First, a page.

-----------               -----------
   | | 5 R 3 |               | | 5 | 3 |
   -----------               -----------
   | | | | | |               | | | | | |
   -----------               -----------

   Major chords with the #5 (b13) in the melody on the first string:

     MAJ 7 #5
   -----------
   | R | | | |
   -----------
   | | | 7 |#5
   -----------
   | | | | 3 |
   -----------
   | | | | | |
   -----------
                            

   Major chords with the 6 in the melody on the first string:

     MAJ 6        MAJ 7        MAJ 6/9
   -----------  -----------  -----------
   | | | | | |  | R | | | |  | | 5 | 3 6
   -----------  -----------  -----------
   | | 5 R 3 6  | | | 7 | |  | | | | | |
   -----------  -----------  -----------
   | | | | | |  | | | | 3 6  | | | 9 | |
   -----------  -----------  -----------
   | | | | | |  | | | | | |  | | | | | |
   -----------  -----------  -----------

                            THE MINOR CHORDS

   Minor chords with the b3 in the melody on the second string:

     MINOR        MI 6         MI 7
   -----------  -----------  -----------
   | R | | | |  | | | |b3 |  | R |b7 | |
   -----------  -----------  -----------
   | | | |b3 |  6 | 5 R | |  | | | |b3 |
   -----------  -----------  -----------
   | | 5 R | |  | | | | | |  | | 5 | | |
   -----------  -----------  -----------
   | | | | | |  | | | | | |  | | | | | |
   -----------  -----------  -----------

                 Alt form
                -----------
                | | | 6 | |
                -----------
                | R | | | |
                -----------
                | | | |b3 |
                -----------
                | | 5 | | |
                -----------

   Minor chords with the 5 in the melody on the first string:

      MINOR
   -----------
   | | | | | 5
   -----------
   | | | |b3 |
   -----------
   | | 5 R | |
   -----------
   | | | | | |
   -----------

   Minor chords with the #5 (b13) in the melody on the first string:

     Mi 7 #5
   -----------
   | R |b7 | |
   -----------
   | | | |b3#5
   -----------
   | | | | | |
   -----------
   | | | | | |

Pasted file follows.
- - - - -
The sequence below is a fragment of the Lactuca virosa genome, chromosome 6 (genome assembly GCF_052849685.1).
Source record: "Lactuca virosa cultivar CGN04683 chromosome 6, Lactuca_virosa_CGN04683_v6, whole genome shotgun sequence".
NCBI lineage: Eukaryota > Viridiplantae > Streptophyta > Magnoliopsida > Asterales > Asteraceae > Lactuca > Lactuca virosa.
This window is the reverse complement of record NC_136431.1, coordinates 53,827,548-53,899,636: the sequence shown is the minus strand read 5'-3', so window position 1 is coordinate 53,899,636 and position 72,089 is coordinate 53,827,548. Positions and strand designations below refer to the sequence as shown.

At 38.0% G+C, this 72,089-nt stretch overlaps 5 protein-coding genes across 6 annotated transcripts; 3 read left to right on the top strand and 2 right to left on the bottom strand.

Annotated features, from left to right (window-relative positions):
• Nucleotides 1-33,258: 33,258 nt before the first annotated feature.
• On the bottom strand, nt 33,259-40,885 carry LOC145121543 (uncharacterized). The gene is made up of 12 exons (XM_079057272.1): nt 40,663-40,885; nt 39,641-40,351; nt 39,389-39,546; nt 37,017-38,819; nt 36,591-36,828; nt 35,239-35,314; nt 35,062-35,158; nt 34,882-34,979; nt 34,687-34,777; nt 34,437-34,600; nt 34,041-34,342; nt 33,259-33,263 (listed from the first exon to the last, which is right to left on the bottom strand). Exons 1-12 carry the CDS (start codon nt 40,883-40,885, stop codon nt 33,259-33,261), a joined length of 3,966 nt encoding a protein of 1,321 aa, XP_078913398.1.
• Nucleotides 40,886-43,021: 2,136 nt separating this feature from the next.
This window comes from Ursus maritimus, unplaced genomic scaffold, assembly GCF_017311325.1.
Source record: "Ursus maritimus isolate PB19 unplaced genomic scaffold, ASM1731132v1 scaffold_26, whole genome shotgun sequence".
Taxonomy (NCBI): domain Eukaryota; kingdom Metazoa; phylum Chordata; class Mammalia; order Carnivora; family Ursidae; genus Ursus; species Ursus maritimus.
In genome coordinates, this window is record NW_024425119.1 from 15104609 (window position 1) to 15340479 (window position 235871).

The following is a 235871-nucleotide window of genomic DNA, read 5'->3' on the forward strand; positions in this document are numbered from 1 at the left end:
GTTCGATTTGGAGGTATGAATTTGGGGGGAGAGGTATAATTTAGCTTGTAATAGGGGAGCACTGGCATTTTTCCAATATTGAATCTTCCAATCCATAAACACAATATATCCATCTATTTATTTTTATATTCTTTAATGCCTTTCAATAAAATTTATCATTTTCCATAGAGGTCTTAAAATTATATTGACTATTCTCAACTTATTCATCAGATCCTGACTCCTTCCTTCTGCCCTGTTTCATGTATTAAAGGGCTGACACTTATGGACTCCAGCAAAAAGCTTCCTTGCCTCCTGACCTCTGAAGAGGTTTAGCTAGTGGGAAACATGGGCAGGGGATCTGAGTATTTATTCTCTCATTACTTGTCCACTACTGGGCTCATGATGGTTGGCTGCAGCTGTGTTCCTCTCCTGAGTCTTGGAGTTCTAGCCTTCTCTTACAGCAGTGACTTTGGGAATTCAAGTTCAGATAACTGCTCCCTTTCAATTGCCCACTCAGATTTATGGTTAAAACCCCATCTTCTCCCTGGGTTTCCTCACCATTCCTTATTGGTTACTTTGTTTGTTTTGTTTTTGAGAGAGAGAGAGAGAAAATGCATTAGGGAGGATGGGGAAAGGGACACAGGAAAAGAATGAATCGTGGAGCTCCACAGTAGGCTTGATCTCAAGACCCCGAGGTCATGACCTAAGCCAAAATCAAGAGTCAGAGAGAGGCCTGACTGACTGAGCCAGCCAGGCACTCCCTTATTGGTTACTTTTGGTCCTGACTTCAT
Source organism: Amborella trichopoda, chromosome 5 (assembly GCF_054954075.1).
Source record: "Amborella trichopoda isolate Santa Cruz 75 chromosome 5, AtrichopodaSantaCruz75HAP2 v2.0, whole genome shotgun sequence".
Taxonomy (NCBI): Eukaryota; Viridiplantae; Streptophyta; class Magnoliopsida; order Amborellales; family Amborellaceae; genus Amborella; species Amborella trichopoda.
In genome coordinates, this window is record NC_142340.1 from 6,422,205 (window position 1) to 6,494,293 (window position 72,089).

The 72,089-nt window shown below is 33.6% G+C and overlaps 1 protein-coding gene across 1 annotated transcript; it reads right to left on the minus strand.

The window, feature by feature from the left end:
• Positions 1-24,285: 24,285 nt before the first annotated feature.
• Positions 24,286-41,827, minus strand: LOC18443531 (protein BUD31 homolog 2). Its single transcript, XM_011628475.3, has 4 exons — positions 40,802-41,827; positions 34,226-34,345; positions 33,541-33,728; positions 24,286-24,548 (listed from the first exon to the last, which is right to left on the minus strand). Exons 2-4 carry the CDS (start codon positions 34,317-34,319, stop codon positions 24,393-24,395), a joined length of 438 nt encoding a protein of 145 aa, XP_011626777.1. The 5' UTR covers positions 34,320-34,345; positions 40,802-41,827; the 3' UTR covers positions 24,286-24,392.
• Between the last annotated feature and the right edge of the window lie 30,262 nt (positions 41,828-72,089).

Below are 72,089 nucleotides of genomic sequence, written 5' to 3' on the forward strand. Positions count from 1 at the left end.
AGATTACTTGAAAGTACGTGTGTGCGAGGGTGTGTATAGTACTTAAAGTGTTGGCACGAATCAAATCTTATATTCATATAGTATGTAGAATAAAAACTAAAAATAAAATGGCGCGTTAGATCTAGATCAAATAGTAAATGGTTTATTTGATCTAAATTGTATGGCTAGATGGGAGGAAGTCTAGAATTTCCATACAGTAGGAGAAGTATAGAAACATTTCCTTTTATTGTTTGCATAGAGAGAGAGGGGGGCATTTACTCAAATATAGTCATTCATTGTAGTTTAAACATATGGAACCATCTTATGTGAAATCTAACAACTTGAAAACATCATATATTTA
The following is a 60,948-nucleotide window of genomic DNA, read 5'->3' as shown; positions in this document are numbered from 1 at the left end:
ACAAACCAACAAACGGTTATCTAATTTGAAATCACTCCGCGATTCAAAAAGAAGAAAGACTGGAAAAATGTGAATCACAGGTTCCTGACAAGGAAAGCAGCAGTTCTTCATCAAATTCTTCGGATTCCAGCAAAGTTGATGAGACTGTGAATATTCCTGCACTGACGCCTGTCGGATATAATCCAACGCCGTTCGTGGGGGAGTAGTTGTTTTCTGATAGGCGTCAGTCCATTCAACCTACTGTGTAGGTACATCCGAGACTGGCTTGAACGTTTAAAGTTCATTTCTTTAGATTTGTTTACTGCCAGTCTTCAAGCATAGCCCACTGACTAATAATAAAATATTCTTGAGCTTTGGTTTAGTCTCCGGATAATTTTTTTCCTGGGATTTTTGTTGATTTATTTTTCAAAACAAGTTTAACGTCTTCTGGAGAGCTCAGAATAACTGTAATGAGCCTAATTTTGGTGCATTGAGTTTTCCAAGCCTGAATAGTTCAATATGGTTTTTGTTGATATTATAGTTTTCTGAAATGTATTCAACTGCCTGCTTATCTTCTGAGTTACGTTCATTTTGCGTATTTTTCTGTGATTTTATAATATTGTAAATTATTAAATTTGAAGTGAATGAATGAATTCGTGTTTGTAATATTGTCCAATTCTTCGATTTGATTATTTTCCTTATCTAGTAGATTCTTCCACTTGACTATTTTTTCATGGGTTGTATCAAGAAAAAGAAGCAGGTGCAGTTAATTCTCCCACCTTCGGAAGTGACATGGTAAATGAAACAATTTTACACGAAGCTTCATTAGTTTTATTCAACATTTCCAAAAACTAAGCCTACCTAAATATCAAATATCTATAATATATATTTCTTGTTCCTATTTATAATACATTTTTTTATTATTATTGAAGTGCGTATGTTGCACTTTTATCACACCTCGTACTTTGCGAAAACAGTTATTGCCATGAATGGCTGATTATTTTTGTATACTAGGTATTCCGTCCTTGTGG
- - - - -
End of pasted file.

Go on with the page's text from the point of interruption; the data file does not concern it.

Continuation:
-----------


   Minor chords with the 6/13 in the melody on the first string:

       MI 6        MI 13
   -----------  -----------
   | | | |b3 |  | R |b7 | |
   -----------  -----------
   | | 5 R | 6  | | | |b3 |
   -----------  -----------
   | | | | | |  | | 5 | |13
   -----------  -----------
   | | | | | |  | | | | | |
   -----------  -----------

   Minor chords with the b7 in the melody on the first string:

      MI 7         MI 9
   -----------  -----------
   | | | |b3 |  | | | |b3 |
   -----------  -----------
   | | 5 R | |  | | 5 | | |
   -----------  -----------
   | | | | |b7  | | | | |b7
   -----------  -----------
   | | | | | |  | | | 9 | |
   -----------  -----------

                           THE DOMINANT CHORDS

   Dominant chords with the 3 in the melody on the second string:

       7th         9th          13th         Dim 7       Aug 7
   -----------  -----------  -----------  -----------  -----------
   | R |b7 | |  | | | | 3 |  | | | | 3 |  | | |b7 | |  | | | R 3 |
   -----------  -----------  -----------  -----------  -----------
   | | | | | |  | | | | | |  b7| | | | |  |b9 | | | |  b7|#5 | | |
   -----------  -----------  -----------  -----------  -----------
   | | 5 | 3 |  | | | 9 | |  | | 139 | |  | | 5 | 3 |  | | | | | |
   -----------  -----------  -----------  -----------  -----------
   | | | | | |  R |b7 | | |  | | | | | |  | | | | | |  | | | | | |
   -----------  -----------  -----------  -----------  -----------

   Dominant chords with the 11 in the melody on the second string:

      11th
   -----------
   | R |b7 | |
   -----------
   | | | | | |
   -----------
   | | 5 | | |
   -----------
   | | | |11 |
   -----------

   Dominant chords with the 6/13 in the melody on the first string:

      13th
   -----------
   | R |b7 | |
   -----------
   | | | | | |
   -----------
   | | 5 | 313
   -----------
   | | | | | |
   -----------

      
   Dominant chords with the b7 in the melody on the first string:

      7th          9th          11th         13th
   -----------  -----------  -----------  -----------
   | | 5 R 3 |  | | 5 | 3 |  | | 5 | | |  | | | | 3 |
   -----------  -----------  -----------  -----------
   | | | | |b7  | | | | |b7  | | | |11b7  | | | | |b7
   -----------  -----------  -----------  -----------
   | | | | | |  | | | 9 | |  | | | 9 | |  | |13 9 | |
   -----------  -----------  -----------  -----------
   | | | | | |  | | | | | |  | | | | | |  | | | | | |
   -----------  -----------  -----------  -----------